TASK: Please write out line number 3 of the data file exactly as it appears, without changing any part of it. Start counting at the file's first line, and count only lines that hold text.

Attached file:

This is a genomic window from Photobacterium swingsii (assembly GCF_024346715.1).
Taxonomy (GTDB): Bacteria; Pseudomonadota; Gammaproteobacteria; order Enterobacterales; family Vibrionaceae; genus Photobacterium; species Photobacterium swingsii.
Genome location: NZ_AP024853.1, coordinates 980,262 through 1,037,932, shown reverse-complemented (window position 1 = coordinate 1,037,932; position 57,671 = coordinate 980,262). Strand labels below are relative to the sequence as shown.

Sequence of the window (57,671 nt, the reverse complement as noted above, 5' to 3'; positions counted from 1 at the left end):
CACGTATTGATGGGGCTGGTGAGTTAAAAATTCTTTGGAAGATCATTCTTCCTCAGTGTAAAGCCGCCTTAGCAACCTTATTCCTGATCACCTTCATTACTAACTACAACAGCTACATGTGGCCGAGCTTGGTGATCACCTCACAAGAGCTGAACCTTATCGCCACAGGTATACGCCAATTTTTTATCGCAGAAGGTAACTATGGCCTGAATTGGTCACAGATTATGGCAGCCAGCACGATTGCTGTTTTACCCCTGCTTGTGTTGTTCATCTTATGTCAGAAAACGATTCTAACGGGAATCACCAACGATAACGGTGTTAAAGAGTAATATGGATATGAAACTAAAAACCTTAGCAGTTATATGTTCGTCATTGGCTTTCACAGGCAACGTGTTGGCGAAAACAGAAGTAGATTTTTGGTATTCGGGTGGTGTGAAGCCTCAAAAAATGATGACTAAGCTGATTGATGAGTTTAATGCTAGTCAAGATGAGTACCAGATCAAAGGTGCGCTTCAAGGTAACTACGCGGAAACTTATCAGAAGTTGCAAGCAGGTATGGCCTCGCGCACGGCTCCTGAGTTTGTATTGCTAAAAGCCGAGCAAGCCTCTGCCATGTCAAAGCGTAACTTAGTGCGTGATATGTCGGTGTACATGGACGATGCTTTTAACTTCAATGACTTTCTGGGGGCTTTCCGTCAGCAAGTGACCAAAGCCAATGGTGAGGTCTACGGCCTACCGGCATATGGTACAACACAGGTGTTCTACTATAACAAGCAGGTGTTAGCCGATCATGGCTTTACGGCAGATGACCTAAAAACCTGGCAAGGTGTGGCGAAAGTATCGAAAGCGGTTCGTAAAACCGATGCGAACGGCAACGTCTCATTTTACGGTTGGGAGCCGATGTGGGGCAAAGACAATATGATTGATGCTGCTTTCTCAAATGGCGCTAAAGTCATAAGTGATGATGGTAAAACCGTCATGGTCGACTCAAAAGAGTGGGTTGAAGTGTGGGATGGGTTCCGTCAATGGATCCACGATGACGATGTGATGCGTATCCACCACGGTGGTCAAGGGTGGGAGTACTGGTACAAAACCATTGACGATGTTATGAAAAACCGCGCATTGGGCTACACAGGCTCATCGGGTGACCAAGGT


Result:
Genome location: NZ_AP024853.1, coordinates 980,262 through 1,037,932, shown reverse-complemented (window position 1 = coordinate 1,037,932; position 57,671 = coordinate 980,262). Strand labels below are relative to the sequence as shown.